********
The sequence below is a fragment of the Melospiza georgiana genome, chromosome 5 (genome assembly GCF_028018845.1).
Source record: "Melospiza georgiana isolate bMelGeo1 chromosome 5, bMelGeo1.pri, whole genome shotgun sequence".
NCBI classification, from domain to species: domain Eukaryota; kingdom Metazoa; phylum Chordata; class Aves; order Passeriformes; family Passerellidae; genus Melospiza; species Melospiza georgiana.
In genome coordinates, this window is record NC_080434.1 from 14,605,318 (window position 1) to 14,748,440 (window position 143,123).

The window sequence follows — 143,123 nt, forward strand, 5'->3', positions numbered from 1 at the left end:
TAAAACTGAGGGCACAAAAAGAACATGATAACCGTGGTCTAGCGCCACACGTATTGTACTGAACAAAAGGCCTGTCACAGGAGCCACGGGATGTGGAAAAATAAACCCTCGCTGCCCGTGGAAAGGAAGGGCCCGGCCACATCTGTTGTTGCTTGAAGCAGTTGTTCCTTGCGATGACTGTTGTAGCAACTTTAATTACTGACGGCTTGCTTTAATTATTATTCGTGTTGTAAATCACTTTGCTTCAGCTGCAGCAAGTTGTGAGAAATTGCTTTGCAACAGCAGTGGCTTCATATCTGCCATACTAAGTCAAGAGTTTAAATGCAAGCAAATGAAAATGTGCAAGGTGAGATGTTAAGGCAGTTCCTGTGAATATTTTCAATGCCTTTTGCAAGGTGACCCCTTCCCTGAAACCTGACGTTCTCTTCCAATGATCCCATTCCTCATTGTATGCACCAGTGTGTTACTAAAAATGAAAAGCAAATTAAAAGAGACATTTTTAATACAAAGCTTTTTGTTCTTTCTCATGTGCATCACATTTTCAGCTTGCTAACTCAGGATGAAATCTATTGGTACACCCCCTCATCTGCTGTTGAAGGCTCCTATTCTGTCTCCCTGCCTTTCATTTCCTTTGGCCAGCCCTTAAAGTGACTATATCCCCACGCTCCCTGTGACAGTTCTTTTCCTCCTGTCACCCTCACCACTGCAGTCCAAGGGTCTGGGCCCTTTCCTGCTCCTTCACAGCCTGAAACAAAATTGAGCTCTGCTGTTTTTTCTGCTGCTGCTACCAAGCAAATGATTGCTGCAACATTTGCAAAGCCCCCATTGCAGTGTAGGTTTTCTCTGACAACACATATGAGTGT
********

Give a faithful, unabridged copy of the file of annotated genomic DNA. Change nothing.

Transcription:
The sequence below is a fragment of the Melospiza georgiana genome, chromosome 5 (genome assembly GCF_028018845.1).
Source record: "Melospiza georgiana isolate bMelGeo1 chromosome 5, bMelGeo1.pri, whole genome shotgun sequence".
NCBI classification, from domain to species: domain Eukaryota; kingdom Metazoa; phylum Chordata; class Aves; order Passeriformes; family Passerellidae; genus Melospiza; species Melospiza georgiana.
In genome coordinates, this window is record NC_080434.1 from 14,605,318 (window position 1) to 14,748,440 (window position 143,123).

The window sequence follows — 143,123 nt, forward strand, 5'->3', positions numbered from 1 at the left end:
TAAAACTGAGGGCACAAAAAGAACATGATAACCGTGGTCTAGCGCCACACGTATTGTACTGAACAAAAGGCCTGTCACAGGAGCCACGGGATGTGGAAAAATAAACCCTCGCTGCCCGTGGAAAGGAAGGGCCCGGCCACATCTGTTGTTGCTTGAAGCAGTTGTTCCTTGCGATGACTGTTGTAGCAACTTTAATTACTGACGGCTTGCTTTAATTATTATTCGTGTTGTAAATCACTTTGCTTCAGCTGCAGCAAGTTGTGAGAAATTGCTTTGCAACAGCAGTGGCTTCATATCTGCCATACTAAGTCAAGAGTTTAAATGCAAGCAAATGAAAATGTGCAAGGTGAGATGTTAAGGCAGTTCCTGTGAATATTTTCAATGCCTTTTGCAAGGTGACCCCTTCCCTGAAACCTGACGTTCTCTTCCAATGATCCCATTCCTCATTGTATGCACCAGTGTGTTACTAAAAATGAAAAGCAAATTAAAAGAGACATTTTTAATACAAAGCTTTTTGTTCTTTCTCATGTGCATCACATTTTCAGCTTGCTAACTCAGGATGAAATCTATTGGTACACCCCCTCATCTGCTGTTGAAGGCTCCTATTCTGTCTCCCTGCCTTTCATTTCCTTTGGCCAGCCCTTAAAGTGACTATATCCCCACGCTCCCTGTGACAGTTCTTTTCCTCCTGTCACCCTCACCACTGCAGTCCAAGGGTCTGGGCCCTTTCCTGCTCCTTCACAGCCTGAAACAAAATTGAGCTCTGCTGTTTTTTCTGCTGCTGCTACCAAGCAAATGATTGCTGCAACATTTGCAAAGCCCCCATTGCAGTGTAGGTTTTCTCTGACAACACATATGAGTGT